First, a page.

October 24, 2011 at 5:39 pm

    • It would be terrible if she repeated herself about echolalia. But I’m sure she’ll come back to that subject eventually!

      Westie

      October 26, 2011 at 1:23 am

  2. My husband is a lawyer!!!!

    Di

    October 24, 2011 at 6:45 pm

  3. Nah, just joking!!! 🙂
    He is an accountant!!

    Di

    October 24, 2011 at 6:46 pm

  4. Hmmm, my parents have stood the shame quite well, thank you. 😉 Cubby is now destined to have a career in the law and print out this post 20 years from today and show it to you! You do realize that, right?

    When I was a preschooler, I wanted to be an actress. Actress – lawyer, it’s all the same…(sigh)

    You do spend quite a bit of time galavanting around the globe so I think there may have been something to this whole “air hostess” thing…

    And you know, you don’t have to leave home to be employed writing your own book. There’s always that, self-disciplined endeavor, yes? 🙂

    solodialogue

    October 24, 2011 at 8:33 pm

  5. i always wonder and hope that my aspie boy will have a career he loves someday. my primary fear is that despite all the prep,despite high academic performance, despite the therapies, he might not be able to choose his hearts desire because of his disability. and that makes me even more frantic about how we are doing with helping him along socially now…every single day is filled with very deliberate action. With my non-aspie it is so much more relaxed, so much ‘easier’ to have faith that he will find his way…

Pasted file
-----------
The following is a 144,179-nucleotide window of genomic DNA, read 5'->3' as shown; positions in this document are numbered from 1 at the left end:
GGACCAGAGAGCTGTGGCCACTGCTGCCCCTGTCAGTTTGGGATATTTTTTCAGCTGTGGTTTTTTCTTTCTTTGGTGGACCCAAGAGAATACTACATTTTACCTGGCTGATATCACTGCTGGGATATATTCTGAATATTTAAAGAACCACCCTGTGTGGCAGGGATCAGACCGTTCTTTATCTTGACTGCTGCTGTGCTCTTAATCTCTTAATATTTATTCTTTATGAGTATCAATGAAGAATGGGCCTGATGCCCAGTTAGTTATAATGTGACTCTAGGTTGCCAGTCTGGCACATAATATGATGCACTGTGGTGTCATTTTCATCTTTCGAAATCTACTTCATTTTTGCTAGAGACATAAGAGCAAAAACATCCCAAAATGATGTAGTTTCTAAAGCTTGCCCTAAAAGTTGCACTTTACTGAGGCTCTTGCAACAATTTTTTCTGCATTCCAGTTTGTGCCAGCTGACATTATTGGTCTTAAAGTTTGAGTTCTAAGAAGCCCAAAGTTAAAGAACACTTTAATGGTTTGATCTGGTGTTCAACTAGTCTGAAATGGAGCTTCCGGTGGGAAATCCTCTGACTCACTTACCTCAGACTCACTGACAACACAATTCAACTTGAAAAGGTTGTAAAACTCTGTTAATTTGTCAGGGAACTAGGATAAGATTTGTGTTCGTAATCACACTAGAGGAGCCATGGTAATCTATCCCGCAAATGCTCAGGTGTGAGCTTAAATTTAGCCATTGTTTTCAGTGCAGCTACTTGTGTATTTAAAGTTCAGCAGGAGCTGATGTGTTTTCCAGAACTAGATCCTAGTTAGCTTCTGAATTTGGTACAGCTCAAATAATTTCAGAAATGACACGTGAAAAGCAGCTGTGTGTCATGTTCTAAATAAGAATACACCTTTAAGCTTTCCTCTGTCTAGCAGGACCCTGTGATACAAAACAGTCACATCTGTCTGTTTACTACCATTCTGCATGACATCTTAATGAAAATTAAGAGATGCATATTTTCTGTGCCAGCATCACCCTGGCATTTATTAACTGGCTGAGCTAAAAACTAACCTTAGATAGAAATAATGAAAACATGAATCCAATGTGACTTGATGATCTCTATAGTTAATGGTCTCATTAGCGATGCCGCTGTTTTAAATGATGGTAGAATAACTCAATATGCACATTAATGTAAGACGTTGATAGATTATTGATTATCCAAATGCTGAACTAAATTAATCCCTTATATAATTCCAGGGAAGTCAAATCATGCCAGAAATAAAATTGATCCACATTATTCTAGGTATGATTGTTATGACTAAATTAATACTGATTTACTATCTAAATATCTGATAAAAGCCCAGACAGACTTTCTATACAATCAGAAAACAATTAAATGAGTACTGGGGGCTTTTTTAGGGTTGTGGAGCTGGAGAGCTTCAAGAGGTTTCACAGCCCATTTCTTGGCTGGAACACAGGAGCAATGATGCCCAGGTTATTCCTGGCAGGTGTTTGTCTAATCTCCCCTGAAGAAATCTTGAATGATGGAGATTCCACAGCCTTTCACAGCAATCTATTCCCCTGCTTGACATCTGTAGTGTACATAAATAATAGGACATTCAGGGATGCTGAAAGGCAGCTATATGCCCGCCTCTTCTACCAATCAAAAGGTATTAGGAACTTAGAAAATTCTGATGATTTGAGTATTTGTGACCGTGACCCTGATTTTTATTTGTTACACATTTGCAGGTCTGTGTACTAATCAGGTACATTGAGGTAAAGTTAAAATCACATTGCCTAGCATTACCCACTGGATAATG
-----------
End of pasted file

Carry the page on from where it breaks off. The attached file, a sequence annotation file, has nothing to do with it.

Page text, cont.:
selina

    October 25, 2011 at 12:44 am

  6. As a child, I really thought I could be both a dentist and a barber for the highly practical reason that you can use the same chair for both jobs.
    Through high school, I just wanted a job where “you have to think, but be outside” – I worked out that these jobs tend not to pay real well, or they required me to finish uni (which I never did quite do).

    Now here I am stuck inside, and whatever anyone else thinks, I describe my job as simply: “I help other people get their own job done, by helping them do the parts of it they don’t understand”. In less caring moments I feel I’m simply the guy that’s paid to RTFM so nobody else has to.

    There will be work for our children; the aging world population will make sure of that. It is up to us to make sure that when the time comes, they will be equipped to be either “out there” working, or able to stay home and work, and something which the world places a value on.

    Westie

    October 26, 2011 at 1:30 am

  7. I laughed out loud at the first sentence – half because it was funny and half because I got it right away. But since the men already added to the humor, I won’t attempt it myself.

    The only thing I’d like to point out is I think many parents of special needs kiddos probably engage in one part of the air hostess job you dreamed of – “dealing with a whole lot of turbulence while wearing a sunny smile”. 🙂

    Lana Rush

    October 26, 2011 at 4:40 am